We Should Not Be Friends is as funny, warm, brutally honest and entertaining as it is profound. It’s unlike any memoir I’ve ever read.”

Louise Penny

One of the most important—and noble—human qualities is our ability to bond with people with whom we have absolutely nothing in common. It’s pure fraternal love, entirely for its own sake. Will Schwalbe has written a gorgeous book on exactly this topic . . . what a pleasure to read about a human trait that might one day save, rather than destroy, the human race.”

Sebastian Junger

In this searching, tender, insightful, and wise memoir, Will Schwalbe traces an altogether unlikely friendship through the triumphs and vicissitudes of adult life. Reading this beautifully written and generous book, you will find yourself thinking of your own friendships and the greatest gifts we can give one another: listening deeply and taking the risk of becoming — and offering — our true selves.”

Dani Shapiro

This marvelous, warm, life-affirming book gave me a fuller understanding of the friendships that have sustained my life, and will make readers fiercely appreciative of their own chosen family.”

Isaac Fitzgerald

Schwalbe (“The End of Your Life Book Club”) has an uncanny ability to use his personal experience as a springboard for universal truths. Here he tells the story of his longtime friendship with college buddy Chris Maxey, who as an aspiring (and ultimately successful) Navy SEAL seemed an unlikely pal for the slighter, quirkier and more cerebral Schwalbe. This memoir will convince you to pick up the phone and check in on that old friend you’re always thinking of.”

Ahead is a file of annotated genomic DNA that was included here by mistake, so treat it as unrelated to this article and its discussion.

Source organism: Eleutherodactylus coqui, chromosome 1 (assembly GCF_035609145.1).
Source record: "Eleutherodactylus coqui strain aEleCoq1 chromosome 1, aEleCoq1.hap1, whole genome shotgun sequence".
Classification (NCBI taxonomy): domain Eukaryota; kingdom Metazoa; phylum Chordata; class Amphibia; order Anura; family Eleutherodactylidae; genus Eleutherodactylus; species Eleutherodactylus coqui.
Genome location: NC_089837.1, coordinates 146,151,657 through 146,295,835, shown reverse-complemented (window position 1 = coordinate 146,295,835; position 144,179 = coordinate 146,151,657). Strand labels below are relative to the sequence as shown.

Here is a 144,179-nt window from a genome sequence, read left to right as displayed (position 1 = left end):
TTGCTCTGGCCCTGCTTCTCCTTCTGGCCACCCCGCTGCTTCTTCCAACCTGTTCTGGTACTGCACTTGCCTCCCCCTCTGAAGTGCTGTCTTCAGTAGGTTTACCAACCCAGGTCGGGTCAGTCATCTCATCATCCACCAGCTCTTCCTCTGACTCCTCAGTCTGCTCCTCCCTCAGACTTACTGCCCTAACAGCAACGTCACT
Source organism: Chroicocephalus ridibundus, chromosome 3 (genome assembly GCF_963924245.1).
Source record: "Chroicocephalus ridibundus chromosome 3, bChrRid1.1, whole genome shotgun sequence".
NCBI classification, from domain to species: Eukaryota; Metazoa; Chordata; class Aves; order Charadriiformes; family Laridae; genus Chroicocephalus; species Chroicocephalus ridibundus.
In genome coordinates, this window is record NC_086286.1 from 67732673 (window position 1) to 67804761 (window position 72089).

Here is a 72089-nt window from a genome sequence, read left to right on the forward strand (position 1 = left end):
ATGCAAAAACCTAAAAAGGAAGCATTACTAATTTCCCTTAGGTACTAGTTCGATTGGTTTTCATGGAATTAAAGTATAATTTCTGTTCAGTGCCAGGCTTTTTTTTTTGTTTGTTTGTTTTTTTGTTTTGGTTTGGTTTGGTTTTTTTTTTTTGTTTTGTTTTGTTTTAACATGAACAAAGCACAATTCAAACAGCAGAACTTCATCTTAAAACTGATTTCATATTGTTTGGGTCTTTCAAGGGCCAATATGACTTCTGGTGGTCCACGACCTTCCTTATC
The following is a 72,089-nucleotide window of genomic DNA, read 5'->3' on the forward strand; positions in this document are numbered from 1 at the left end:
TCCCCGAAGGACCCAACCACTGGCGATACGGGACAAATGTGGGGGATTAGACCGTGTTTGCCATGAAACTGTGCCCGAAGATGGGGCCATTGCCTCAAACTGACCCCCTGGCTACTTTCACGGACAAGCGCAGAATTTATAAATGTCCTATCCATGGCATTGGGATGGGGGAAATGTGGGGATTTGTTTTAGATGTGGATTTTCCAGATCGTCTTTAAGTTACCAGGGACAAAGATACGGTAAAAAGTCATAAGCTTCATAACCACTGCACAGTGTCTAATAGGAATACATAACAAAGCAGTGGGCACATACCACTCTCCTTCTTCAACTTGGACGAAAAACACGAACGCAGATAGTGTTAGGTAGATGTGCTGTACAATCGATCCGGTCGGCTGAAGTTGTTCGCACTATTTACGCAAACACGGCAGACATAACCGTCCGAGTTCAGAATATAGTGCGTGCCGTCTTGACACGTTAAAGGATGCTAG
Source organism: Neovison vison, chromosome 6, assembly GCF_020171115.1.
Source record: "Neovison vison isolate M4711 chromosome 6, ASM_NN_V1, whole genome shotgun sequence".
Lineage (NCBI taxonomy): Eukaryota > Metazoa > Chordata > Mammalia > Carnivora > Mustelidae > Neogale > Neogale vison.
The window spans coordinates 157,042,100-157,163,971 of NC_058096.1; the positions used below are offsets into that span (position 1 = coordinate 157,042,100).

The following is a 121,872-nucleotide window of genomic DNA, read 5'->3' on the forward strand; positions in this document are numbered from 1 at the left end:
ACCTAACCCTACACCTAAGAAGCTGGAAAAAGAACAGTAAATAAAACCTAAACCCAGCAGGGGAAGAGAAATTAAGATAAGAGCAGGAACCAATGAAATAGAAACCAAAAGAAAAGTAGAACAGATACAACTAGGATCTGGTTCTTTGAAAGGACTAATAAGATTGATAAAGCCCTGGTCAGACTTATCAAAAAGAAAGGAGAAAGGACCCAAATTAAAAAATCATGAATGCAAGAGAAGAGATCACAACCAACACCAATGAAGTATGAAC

The LA Times

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Salted with Schwalbe’s well-established literary intelligence and a palpable empathy.”

Alexandra Jacobs, The New York Times

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A thoughtful – and honest – examination of the times that the pals sometimes fell short of being there for one another. And how, despite those few slip-ups, they always managed to right the (friend) ship. ‘Had it not been for Maxey, the me that is here today wouldn’t be me,’ Schwalbe pens. Written like a true friend.”

Mike Householder, AP News

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I love seeing what happens to people over time,’ Schwalbe writes. On one level, that’s what this book is about: the long haul. But it’s also about the closely observed ups and downs of a frequently uneasy relationship, which required deliberate effort to sustain…We Should Not Be Friends succeeds, to a large extent, because Maxey comes across as a great character. He also proves himself to be a warm and devoted friend. This book is Schwalbe’s payback, his way of expressing his gratitude by using the tools with which he is most comfortable.”

Heller Mcalpin, NPR

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We Should Not Be Friends veers from this nostalgic origin story into the rushing sweep of adulthood. Health concerns, financial concerns, marital concerns, dreams realized and abandoned: All of it unfolds here, controlled through Schwalbe’s careful narration as he effectively shows how a fragile alliance in college yielded years of rewards.”

Kelley Blewett, BookPage

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